The deal fell apart, however, when U.S. District Judge Percy Anderson, who has handed down stiff sentences to the other sheriff’s officials convicted in the earlier trials, decided it was too lenient and made clear he intended to put Baca behind bars for a longer time. Baca opted to take his chances at trial.

As he did throughout the trial, Baca remained expressionless Monday as he listened to Fox and Hochman work to sway jurors with their widely divergent explanations of his role in the events.

Fox highlighted episodes that, he said, pointed to Baca’s involvement and complicity. In one, Tanaka ordered a subordinate to talk to Baca in order to explain how jail deputies managed to allow FBI agents to meet with the inmate informant despite orders that such interviews needed approval from high-ranking sheriff’s officials. The subordinate later reported to others that Baca had accepted his apology.

Such a conversation would make sense only if Baca was aware of efforts to keep the informant away from the federal agents, the prosecutor told jurors.

Fox also pointed out that Baca did not balk when then U.S. Atty. Andre Birotte called him to demand an explanation as to why sheriff’s deputies had approached the lead FBI agent at her home and threatened her with arrest over the smuggled phone.

And Fox returned to phone records and work calendars to show that Baca was present for meetings when the plan to derail the FBI investigation was hatched and remained in close contact with Tanaka as it unfolded.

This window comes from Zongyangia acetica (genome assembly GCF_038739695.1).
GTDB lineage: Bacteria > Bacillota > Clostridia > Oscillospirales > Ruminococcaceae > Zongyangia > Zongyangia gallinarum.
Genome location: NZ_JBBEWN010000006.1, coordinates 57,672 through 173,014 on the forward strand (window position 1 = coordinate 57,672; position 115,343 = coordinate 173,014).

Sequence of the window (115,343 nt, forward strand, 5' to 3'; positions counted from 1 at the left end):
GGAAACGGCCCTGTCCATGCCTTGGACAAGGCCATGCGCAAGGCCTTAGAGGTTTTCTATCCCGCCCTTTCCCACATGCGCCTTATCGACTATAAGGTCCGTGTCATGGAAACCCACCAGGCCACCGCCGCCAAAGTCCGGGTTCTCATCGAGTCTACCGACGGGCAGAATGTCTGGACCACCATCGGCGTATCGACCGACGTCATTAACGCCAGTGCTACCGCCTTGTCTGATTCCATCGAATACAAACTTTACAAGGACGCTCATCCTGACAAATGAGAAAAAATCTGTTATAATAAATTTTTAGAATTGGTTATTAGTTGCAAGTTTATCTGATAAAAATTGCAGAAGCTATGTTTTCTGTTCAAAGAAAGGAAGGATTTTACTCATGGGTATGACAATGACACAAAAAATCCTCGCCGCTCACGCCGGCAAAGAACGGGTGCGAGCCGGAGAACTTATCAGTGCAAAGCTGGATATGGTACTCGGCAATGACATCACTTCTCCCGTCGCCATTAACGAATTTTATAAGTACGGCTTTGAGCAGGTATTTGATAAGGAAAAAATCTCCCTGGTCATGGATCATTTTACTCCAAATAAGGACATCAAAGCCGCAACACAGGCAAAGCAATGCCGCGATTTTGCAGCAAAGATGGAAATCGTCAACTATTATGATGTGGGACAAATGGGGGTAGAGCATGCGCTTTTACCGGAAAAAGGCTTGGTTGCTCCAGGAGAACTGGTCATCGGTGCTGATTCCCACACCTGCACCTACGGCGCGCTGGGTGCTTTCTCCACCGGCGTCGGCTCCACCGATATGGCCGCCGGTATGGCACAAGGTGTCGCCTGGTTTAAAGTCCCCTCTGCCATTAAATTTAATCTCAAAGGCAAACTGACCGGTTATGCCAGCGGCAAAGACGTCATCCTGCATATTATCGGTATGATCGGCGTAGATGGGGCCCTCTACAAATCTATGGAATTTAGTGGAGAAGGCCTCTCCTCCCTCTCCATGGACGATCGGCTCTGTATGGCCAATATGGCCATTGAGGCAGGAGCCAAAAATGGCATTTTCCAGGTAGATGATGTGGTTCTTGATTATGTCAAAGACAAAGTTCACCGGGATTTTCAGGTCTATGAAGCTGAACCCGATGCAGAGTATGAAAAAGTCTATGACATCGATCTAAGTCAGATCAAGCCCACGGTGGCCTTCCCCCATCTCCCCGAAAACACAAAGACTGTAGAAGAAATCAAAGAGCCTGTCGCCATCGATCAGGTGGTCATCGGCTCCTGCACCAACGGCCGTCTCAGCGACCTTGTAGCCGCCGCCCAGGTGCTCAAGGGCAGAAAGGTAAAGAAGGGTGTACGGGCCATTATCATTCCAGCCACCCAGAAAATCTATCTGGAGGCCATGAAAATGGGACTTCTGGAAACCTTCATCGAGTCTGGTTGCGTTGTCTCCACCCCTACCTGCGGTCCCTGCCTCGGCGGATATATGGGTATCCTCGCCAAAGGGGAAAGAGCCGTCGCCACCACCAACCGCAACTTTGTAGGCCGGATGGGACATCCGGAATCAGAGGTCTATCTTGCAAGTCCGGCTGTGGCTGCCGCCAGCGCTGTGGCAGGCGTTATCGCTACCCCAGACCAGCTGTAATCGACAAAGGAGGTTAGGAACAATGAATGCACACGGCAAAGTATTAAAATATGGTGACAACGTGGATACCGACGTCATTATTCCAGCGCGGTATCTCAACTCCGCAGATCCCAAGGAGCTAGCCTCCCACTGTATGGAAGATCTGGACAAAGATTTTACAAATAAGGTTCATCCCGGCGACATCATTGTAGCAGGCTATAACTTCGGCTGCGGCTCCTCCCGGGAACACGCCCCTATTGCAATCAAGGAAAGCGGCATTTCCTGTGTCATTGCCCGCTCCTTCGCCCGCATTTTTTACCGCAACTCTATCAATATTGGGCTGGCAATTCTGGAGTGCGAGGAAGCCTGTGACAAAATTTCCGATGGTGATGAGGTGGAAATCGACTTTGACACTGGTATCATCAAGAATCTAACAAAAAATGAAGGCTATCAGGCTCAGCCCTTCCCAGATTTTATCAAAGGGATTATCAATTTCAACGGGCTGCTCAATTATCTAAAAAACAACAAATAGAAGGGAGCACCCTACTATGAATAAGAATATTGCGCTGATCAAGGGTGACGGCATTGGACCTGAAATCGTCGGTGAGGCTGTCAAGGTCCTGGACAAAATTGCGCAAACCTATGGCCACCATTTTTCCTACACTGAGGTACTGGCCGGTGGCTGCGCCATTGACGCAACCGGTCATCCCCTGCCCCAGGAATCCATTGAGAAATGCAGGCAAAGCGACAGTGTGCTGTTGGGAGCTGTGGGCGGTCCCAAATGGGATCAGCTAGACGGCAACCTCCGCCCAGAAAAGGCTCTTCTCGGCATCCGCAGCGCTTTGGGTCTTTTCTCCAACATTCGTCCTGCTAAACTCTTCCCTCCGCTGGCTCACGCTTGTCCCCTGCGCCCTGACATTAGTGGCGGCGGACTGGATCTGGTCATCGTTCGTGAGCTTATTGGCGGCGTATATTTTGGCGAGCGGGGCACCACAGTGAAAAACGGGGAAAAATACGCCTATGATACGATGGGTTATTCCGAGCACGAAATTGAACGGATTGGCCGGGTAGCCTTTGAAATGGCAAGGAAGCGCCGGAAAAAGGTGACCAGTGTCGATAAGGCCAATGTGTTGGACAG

Hochman tried to downplay the significance of the records, emphasizing that the conversations could have been to discuss any number of issues Baca dealt with as the head of the department’s sprawling operation.

In more than 100 emails presented by prosecutors as evidence of the obstruction plot, Baca was only directly involved in two, Hochman said. And while Tanaka was exchanging dozens of calls with the subordinates charged in the case, Baca was only on one call. Hochman accused prosecutors of “throwing some spaghetti against the wall to see if anything sticks against Sheriff Baca.”

“Mr. Baca doesn’t get to choose who’s investigating him, the manner or the way they investigate him,” Fox parried. “No man is above the law.”

For more news about the obstruction of justice trial of former Los Angeles County Sheriff Lee Baca, follow us on Twitter: @joelrubin and @vicjkim


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4:25 p.m.: This article was updated with additional details from closing arguments and background about the obstruction case.

This article was originally published at 12:50 p.m.